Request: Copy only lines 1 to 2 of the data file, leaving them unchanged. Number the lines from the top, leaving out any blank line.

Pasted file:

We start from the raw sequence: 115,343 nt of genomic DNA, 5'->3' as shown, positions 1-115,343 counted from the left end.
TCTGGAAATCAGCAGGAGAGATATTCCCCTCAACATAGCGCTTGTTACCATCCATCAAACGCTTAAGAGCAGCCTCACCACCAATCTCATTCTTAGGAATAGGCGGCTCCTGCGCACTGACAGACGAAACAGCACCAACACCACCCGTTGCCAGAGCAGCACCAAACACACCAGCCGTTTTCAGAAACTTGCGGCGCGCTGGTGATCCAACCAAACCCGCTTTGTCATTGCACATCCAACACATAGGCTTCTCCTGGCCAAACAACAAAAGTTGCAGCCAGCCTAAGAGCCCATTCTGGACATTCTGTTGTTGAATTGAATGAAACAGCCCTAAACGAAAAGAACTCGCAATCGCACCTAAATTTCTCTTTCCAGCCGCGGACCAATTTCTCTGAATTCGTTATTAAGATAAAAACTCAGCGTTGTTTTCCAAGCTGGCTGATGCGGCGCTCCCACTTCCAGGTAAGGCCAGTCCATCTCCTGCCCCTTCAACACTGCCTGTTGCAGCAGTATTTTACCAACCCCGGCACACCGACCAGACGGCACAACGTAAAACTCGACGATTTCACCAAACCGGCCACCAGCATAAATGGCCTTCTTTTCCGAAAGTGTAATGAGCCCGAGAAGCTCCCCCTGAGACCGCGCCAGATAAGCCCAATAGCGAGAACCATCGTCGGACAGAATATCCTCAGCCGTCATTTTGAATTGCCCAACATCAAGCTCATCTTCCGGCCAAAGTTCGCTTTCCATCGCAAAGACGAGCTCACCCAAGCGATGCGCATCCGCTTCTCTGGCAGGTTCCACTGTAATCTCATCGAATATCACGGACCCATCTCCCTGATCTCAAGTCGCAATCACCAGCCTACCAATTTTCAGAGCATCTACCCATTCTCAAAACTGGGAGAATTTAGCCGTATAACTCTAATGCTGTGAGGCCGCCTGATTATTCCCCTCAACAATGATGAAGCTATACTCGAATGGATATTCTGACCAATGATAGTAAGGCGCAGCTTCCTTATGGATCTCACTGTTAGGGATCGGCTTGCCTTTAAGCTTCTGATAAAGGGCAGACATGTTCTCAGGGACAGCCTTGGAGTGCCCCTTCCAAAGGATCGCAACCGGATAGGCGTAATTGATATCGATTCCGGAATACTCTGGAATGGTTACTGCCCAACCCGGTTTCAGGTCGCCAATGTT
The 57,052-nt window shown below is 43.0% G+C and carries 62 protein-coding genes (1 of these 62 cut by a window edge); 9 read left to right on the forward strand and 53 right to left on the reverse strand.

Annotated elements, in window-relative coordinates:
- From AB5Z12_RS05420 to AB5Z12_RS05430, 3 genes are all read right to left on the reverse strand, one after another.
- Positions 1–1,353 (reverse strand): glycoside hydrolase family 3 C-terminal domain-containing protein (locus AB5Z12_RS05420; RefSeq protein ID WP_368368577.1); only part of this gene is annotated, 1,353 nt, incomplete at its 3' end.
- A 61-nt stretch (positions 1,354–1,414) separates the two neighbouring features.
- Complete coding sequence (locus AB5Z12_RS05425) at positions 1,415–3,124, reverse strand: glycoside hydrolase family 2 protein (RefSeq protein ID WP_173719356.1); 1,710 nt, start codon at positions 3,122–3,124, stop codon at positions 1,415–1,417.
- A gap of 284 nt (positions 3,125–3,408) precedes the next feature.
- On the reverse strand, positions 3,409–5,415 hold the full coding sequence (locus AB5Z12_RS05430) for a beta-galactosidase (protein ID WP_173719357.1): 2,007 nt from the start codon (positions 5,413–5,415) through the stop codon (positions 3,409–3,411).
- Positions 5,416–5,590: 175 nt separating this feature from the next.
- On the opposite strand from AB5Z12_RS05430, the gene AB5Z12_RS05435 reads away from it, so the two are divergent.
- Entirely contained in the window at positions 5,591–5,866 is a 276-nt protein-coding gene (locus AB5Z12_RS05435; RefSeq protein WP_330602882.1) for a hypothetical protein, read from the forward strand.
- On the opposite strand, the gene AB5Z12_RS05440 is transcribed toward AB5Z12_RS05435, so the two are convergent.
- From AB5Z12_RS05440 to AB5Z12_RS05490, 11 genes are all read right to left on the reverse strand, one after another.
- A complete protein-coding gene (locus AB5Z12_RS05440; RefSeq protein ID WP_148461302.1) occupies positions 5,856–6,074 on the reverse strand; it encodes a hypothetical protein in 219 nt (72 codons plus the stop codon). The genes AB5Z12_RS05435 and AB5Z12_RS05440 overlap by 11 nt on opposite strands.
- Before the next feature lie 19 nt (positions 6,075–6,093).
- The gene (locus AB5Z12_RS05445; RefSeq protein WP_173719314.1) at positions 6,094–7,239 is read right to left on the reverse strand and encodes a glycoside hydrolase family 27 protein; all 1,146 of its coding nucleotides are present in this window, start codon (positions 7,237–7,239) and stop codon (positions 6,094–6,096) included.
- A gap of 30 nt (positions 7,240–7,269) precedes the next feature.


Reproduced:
We start from the raw sequence: 115,343 nt of genomic DNA, 5'->3' as shown, positions 1-115,343 counted from the left end.
TCTGGAAATCAGCAGGAGAGATATTCCCCTCAACATAGCGCTTGTTACCATCCATCAAACGCTTAAGAGCAGCCTCACCACCAATCTCATTCTTAGGAATAGGCGGCTCCTGCGCACTGACAGACGAAACAGCACCAACACCACCCGTTGCCAGAGCAGCACCAAACACACCAGCCGTTTTCAGAAACTTGCGGCGCGCTGGTGATCCAACCAAACCCGCTTTGTCATTGCACATCCAACACATAGGCTTCTCCTGGCCAAACAACAAAAGTTGCAGCCAGCCTAAGAGCCCATTCTGGACATTCTGTTGTTGAATTGAATGAAACAGCCCTAAACGAAAAGAACTCGCAATCGCACCTAAATTTCTCTTTCCAGCCGCGGACCAATTTCTCTGAATTCGTTATTAAGATAAAAACTCAGCGTTGTTTTCCAAGCTGGCTGATGCGGCGCTCCCACTTCCAGGTAAGGCCAGTCCATCTCCTGCCCCTTCAACACTGCCTGTTGCAGCAGTATTTTACCAACCCCGGCACACCGACCAGACGGCACAACGTAAAACTCGACGATTTCACCAAACCGGCCACCAGCATAAATGGCCTTCTTTTCCGAAAGTGTAATGAGCCCGAGAAGCTCCCCCTGAGACCGCGCCAGATAAGCCCAATAGCGAGAACCATCGTCGGACAGAATATCCTCAGCCGTCATTTTGAATTGCCCAACATCAAGCTCATCTTCCGGCCAAAGTTCGCTTTCCATCGCAAAGACGAGCTCACCCAAGCGATGCGCATCCGCTTCTCTGGCAGGTTCCACTGTAATCTCATCGAATATCACGGACCCATCTCCCTGATCTCAAGTCGCAATCACCAGCCTACCAATTTTCAGAGCATCTACCCATTCTCAAAACTGGGAGAATTTAGCCGTATAACTCTAATGCTGTGAGGCCGCCTGATTATTCCCCTCAACAATGATGAAGCTATACTCGAATGGATATTCTGACCAATGATAGTAAGGCGCAGCTTCCTTATGGATCTCACTGTTAGGGATCGGCTTGCCTTTAAGCTTCTGATAAAGGGCAGACATGTTCTCAGGGACAGCCTTGGAGTGCCCCTTCCAAAGGATCGCAACCGGATAGGCGTAATTGATATCGATTCCGGAATACTCTGGAATGGTTACTGCCCAACCCGGTTTCAGGTCGCCAATGTT